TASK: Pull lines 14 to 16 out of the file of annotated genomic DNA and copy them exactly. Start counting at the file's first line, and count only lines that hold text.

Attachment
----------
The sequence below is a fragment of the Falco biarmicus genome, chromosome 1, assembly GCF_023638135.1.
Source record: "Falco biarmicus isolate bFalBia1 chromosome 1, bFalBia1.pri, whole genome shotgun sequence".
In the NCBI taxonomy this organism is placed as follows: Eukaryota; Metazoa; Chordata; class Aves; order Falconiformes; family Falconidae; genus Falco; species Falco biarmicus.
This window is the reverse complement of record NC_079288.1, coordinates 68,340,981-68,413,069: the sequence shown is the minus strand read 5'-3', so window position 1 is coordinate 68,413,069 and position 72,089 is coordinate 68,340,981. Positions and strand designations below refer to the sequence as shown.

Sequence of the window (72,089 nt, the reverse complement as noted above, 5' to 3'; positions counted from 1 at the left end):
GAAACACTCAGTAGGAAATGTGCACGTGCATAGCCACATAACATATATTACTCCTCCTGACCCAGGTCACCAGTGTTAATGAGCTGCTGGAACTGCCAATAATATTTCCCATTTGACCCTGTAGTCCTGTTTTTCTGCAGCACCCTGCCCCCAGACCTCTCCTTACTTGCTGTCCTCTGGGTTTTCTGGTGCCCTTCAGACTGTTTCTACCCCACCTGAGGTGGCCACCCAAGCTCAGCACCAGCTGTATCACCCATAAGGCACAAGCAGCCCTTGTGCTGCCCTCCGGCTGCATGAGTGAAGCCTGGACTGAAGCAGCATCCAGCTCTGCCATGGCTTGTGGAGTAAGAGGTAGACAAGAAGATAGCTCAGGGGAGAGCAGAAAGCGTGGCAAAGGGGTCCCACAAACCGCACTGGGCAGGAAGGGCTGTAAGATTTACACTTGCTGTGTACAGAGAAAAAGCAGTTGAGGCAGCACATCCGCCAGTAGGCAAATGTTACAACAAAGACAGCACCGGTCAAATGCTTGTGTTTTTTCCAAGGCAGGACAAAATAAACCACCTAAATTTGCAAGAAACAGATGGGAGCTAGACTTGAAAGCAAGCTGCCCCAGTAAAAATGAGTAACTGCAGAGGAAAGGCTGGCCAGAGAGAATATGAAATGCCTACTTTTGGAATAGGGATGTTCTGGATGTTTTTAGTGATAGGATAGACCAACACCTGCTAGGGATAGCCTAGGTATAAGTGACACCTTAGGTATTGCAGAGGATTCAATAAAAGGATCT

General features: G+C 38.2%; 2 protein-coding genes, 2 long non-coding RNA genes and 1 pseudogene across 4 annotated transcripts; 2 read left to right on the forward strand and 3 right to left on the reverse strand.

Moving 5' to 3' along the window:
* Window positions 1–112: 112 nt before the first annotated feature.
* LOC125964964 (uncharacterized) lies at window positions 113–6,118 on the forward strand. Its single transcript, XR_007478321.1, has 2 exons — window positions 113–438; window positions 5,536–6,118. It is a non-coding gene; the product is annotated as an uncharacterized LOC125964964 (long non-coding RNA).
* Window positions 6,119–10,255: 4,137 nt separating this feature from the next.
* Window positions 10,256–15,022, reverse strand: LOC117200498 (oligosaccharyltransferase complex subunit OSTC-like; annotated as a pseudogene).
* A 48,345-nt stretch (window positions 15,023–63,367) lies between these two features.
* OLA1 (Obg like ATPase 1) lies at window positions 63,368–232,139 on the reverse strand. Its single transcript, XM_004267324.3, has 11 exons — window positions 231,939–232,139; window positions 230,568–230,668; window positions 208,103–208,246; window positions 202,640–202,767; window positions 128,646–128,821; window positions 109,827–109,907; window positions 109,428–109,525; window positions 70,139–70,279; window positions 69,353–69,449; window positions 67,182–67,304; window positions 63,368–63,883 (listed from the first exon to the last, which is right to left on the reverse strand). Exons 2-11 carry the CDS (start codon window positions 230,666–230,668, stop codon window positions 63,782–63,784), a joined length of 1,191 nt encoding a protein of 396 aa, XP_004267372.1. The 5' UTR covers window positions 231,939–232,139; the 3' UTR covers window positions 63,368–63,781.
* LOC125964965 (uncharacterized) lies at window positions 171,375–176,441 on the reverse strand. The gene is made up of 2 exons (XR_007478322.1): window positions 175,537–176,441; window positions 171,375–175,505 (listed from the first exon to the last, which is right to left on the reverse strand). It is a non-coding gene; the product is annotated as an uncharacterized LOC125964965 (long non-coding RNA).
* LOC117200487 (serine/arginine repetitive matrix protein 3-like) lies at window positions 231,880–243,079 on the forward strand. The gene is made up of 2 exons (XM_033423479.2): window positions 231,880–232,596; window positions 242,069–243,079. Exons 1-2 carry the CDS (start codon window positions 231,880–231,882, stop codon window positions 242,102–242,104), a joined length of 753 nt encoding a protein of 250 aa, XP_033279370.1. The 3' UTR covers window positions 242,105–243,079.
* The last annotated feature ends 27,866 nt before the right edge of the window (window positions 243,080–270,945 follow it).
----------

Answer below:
* OLA1 (Obg like ATPase 1) lies at window positions 63,368–232,139 on the reverse strand. Its single transcript, XM_004267324.3, has 11 exons — window positions 231,939–232,139; window positions 230,568–230,668; window positions 208,103–208,246; window positions 202,640–202,767; window positions 128,646–128,821; window positions 109,827–109,907; window positions 109,428–109,525; window positions 70,139–70,279; window positions 69,353–69,449; window positions 67,182–67,304; window positions 63,368–63,883 (listed from the first exon to the last, which is right to left on the reverse strand). Exons 2-11 carry the CDS (start codon window positions 230,666–230,668, stop codon window positions 63,782–63,784), a joined length of 1,191 nt encoding a protein of 396 aa, XP_004267372.1. The 5' UTR covers window positions 231,939–232,139; the 3' UTR covers window positions 63,368–63,781.
* LOC125964965 (uncharacterized) lies at window positions 171,375–176,441 on the reverse strand. The gene is made up of 2 exons (XR_007478322.1): window positions 175,537–176,441; window positions 171,375–175,505 (listed from the first exon to the last, which is right to left on the reverse strand). It is a non-coding gene; the product is annotated as an uncharacterized LOC125964965 (long non-coding RNA).
* LOC117200487 (serine/arginine repetitive matrix protein 3-like) lies at window positions 231,880–243,079 on the forward strand. The gene is made up of 2 exons (XM_033423479.2): window positions 231,880–232,596; window positions 242,069–243,079. Exons 1-2 carry the CDS (start codon window positions 231,880–231,882, stop codon window positions 242,102–242,104), a joined length of 753 nt encoding a protein of 250 aa, XP_033279370.1. The 3' UTR covers window positions 242,105–243,079.